The preferential 60/40 tax treatment for options market makers -- the rule that taxes 60% of profit income at the capital gains tax rate and the other 40% at the ordinary rate -- is again being targeted by those in power as a potential revenue stream. The proposal showed up in the Obama administration's 2011 budget. Its repeal would reportedly raise $2.6 billion in taxes over the next decade.
The trading industry has defeated repeals in the past, including one last year and in 2003, when the Senate was on the verge of nixing the rule. Then, as they are doing now, industry representatives argued that eliminating the 60/40 tax treatment would hurt U.S. markets.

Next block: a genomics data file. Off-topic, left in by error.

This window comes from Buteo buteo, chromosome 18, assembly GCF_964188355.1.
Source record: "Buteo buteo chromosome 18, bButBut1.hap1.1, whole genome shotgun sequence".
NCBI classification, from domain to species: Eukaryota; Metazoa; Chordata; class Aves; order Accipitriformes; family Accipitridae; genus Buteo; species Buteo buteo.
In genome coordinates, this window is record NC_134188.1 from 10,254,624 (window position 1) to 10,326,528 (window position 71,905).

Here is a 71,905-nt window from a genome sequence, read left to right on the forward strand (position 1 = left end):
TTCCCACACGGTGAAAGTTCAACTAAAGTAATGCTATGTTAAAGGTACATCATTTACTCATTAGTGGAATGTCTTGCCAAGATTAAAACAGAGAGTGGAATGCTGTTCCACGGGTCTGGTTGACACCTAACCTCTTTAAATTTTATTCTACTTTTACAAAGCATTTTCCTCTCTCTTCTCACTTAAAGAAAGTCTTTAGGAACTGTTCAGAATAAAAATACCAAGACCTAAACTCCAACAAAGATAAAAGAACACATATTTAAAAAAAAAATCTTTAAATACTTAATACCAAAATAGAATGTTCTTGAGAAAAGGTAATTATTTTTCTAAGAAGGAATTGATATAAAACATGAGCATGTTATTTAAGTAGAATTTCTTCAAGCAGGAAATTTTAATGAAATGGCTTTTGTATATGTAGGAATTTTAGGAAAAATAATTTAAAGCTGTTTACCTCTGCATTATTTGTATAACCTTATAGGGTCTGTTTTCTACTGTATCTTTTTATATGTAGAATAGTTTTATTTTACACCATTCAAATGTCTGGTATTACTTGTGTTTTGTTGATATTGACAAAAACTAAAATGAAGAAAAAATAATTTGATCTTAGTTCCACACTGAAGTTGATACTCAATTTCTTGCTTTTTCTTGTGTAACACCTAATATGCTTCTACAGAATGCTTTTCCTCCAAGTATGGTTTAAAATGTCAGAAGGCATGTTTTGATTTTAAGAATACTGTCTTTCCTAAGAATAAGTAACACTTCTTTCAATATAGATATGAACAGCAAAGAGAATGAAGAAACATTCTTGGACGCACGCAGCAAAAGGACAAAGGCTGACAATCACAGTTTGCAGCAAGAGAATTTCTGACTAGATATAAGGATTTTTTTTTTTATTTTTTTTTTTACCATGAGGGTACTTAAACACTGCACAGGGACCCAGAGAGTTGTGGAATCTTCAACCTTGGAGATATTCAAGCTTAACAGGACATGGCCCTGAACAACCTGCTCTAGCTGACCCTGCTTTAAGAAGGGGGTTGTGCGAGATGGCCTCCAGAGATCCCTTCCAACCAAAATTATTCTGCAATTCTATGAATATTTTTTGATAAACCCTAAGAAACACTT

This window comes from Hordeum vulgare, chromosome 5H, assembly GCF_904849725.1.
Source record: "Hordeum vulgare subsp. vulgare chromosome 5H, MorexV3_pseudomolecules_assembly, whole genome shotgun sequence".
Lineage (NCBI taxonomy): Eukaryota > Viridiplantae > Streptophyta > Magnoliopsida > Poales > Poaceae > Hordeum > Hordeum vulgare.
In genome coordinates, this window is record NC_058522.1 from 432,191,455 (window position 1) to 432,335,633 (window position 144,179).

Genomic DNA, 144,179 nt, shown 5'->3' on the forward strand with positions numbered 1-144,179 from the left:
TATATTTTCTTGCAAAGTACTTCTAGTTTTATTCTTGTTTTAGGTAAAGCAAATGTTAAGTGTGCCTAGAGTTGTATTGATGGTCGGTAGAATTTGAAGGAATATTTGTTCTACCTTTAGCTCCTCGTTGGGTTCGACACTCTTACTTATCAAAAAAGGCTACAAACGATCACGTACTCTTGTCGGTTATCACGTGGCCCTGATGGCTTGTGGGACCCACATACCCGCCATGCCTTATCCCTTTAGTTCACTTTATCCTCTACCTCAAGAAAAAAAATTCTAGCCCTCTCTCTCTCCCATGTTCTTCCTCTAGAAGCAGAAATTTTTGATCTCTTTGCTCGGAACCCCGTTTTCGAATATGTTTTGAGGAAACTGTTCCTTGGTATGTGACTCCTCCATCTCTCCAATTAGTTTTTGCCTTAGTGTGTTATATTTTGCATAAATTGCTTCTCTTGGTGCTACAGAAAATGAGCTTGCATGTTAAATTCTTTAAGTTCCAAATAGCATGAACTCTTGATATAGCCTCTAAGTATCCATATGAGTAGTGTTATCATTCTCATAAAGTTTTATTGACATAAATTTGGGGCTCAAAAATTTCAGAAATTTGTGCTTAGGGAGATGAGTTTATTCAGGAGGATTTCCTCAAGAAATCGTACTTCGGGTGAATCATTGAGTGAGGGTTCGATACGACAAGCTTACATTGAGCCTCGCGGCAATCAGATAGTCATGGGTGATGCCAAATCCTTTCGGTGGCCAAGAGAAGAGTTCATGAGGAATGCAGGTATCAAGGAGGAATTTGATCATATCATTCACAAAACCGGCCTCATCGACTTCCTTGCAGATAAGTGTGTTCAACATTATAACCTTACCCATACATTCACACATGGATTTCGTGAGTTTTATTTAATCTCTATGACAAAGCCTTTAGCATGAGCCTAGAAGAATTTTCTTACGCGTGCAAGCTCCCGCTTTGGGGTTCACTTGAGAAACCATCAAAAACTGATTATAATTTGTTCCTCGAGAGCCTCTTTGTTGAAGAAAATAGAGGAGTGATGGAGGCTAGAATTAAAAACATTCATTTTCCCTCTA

Here's a history lesson: The 60/40 rule dates to 1981 when derivatives market makers were first allowed to take advantage of the rule. The rule's major proponent at the time was then-Rep. Dan Rostenkowski (D- Ill.).